Turns out the fear of losing your job due to age discrimination is real. Around 7% of people report being laid off, fired or forced out of a job due to age discrimination. 

Even though workers aged 50+ are the most engaged employees

Firing, laying off or forcing these individuals out of the workplace is to everyone's detriment. Employees aged 50+ are known as being the most engaged in the workplace, not to mention the most experienced.

Only 7% of workers later in life notice improved workplace experience

A meager 7% of older workers experience improved workplace treatment as they age. If you thought with age would come respect, that doesn't seem to be the case for the vast majority of older workers.

In fact, 12% of people lose out on a promotion due to age bias 

That’s more than 1 in 10 people who believe they were passed over for a promotion due to age discrimination

15% of workers would not want a boss who was aged 70+

Seniority apparently has its limits, as 15% of workers report that they would not want a boss who is aged 70+. This is especially peculiar, considering some of the world's most powerful business leaders are between the ages of 70 and 95. 

People actually prefer a boss who is 30 than a boss who is 70+

Not only do people not want a boss that is past retirement age, but it’s also 3x more accepted to have a boss who is 30 than a boss who is 70+.

 

 

Ageism in the Job Search

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About 47% of workers aged 55-64 re-enter employment

Nearly half of people aged 55-64 exit and re-enter the workforce during that age period.

13% of retirees are either still working or seeking work

Of the people who do retire, 13% of them continue working to some degree or are actively looking for work.

An average of 13% of people are forced to retire

Between 1998-2014, an average of 13% of older employees were forced into retirement. 

It takes Baby Boomers around 46 weeks to find a new job

It takes Baby Boomers approximately 46 weeks to find a new job. It takes the average person 43 days to find, interview for and start a new job. Baby Boomers (people born between 1946 and 1964), on the other hand, can expect the same process to take 46 weeks. Our most experienced workers spend nearly a full year searching for a job. How much sense does that make?

76% of people expect their job search to take more than three months due to ageism

The majority of people believe it will take them longer (more than three months) to find a job because of age bias. 

Not only that, but more than 3 out of 4 workers view age as an inhibiting factor in receiving a job offer

Age bias is thought to not only contribute to how long it takes employees to find a job, but it is thought to prevent people from getting jobs, according to 3 of 4 workers.

In fact, 1 in 5 workers aged 40+ report not getting at least one job due to age discrimination

 With 1 in 5 workers age 40+ reporting not getting at least one job due to age discrimination, it’s no wonder it takes older employees longer to find a job.

Of companies that have diversity hiring strategies, only 8% include age

Sure, many companies talk about hiring diverse talent, but what do they really mean by that? Unfortunately age is often all but forgotten among 92% of companies that actually do have diversity hiring strategies in place.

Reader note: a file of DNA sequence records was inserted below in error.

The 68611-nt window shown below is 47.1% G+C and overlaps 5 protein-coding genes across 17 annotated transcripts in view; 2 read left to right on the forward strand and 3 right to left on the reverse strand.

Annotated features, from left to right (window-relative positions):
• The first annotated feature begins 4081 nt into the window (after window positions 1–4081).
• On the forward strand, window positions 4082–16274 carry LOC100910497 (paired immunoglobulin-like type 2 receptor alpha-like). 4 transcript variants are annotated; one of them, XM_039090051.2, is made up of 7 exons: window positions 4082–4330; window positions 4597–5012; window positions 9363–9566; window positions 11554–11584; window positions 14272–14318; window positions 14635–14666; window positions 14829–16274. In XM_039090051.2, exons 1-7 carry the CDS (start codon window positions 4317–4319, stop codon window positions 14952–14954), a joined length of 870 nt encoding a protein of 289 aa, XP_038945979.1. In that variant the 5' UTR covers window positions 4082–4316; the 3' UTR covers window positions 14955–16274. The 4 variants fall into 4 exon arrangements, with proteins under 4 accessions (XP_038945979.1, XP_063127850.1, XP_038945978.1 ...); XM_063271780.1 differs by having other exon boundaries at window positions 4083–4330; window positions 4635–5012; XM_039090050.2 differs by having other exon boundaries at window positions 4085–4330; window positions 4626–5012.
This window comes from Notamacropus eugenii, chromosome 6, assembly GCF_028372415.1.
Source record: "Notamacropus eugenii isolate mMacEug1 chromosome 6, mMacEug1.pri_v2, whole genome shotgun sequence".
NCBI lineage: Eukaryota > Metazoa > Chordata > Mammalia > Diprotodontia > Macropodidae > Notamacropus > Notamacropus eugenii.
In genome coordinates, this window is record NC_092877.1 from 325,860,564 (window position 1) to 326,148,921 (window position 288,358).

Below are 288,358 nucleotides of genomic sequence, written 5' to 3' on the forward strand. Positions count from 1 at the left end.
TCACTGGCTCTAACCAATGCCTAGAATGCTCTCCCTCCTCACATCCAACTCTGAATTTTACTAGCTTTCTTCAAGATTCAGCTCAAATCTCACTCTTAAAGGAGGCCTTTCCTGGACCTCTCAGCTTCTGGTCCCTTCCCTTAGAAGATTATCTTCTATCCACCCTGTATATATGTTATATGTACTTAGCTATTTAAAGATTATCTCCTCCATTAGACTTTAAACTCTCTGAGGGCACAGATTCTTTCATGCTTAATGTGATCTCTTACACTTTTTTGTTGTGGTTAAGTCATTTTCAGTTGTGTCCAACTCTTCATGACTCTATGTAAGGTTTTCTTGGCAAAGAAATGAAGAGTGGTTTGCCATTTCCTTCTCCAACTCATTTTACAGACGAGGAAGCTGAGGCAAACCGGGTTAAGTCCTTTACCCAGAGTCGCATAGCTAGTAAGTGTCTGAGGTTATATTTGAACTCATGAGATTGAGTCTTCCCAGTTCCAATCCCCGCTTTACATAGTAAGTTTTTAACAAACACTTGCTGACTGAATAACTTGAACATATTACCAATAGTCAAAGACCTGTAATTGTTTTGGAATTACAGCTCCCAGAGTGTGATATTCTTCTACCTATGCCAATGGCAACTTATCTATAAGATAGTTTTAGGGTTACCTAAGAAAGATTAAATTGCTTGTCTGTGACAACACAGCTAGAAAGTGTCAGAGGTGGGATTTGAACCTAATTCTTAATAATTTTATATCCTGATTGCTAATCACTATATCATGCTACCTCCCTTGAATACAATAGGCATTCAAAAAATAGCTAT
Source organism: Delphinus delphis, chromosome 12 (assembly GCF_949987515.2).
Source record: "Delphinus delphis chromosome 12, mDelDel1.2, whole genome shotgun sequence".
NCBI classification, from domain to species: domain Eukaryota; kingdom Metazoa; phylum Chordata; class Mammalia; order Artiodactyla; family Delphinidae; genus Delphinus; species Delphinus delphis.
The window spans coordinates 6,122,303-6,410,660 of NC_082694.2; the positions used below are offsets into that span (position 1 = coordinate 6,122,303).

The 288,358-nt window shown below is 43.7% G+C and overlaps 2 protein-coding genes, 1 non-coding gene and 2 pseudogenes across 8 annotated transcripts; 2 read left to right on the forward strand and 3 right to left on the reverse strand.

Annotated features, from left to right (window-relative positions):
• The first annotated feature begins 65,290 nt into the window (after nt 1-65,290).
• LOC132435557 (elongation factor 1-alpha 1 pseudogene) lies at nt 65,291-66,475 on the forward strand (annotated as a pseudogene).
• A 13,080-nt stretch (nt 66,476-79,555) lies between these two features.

Industry can also have an affect on age discrimination 

70% of IT workers report experiencing or noticing age discrimination at work. 

The tech industry in general struggles with ageism

More than 40% of older tech workers are concerned their jobs are in jeopardy due to their age. 

Yet, the age of successful entrepreneurs in some of the highest growth industries is 40

40 is the average age of a successful entrepreneur in the aerospace, computer and health care industries.

 

 

Differences in Ageism in the Workplace

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Women are becoming more vocal than ever about age bias

In recent years, more women have filed age bias complaints than men, whereas the opposite was true 30 years ago. 

72% of women aged 45-74 believe people experience workplace age discrimination

Nearly three out of four women notice ageism happening in the workplace. But not everyone experiences or notices age discrimination the same. 

Whereas 57% of men aged 45-74 believe people experience workplace age discrimination

Interestingly, significantly fewer men think that people actually experience ageism in workplace. Men are 15% less likely than women to notice ageism.

Workers who are white experience ageism at work less than other groups

On average, 59% of workers who are white report experiencing age discrimination at work. 

And the number of age discrimination complaints by white workers has decreased 

Since 1990, the number of age discrimination complaints filed by workers who are white has decreased by one third.

Hispanic and Latino workers experience ageism at a slightly higher frequency

61% of workers who are Hispanic or Latino report experiencing age discrimination at work. 

77% of workers who are black experience ageism

As we can see, race is another factor that contributes to who experiences ageism in the workplace. More than three out of four workers who are black report experiencing age discrimination at work. 

Also, the number of complaints by black and Asian workers has doubled

In contrast to workers who are white, since 1990, the number of age discrimination complaints have doubled among black and Asian workers as of 2017.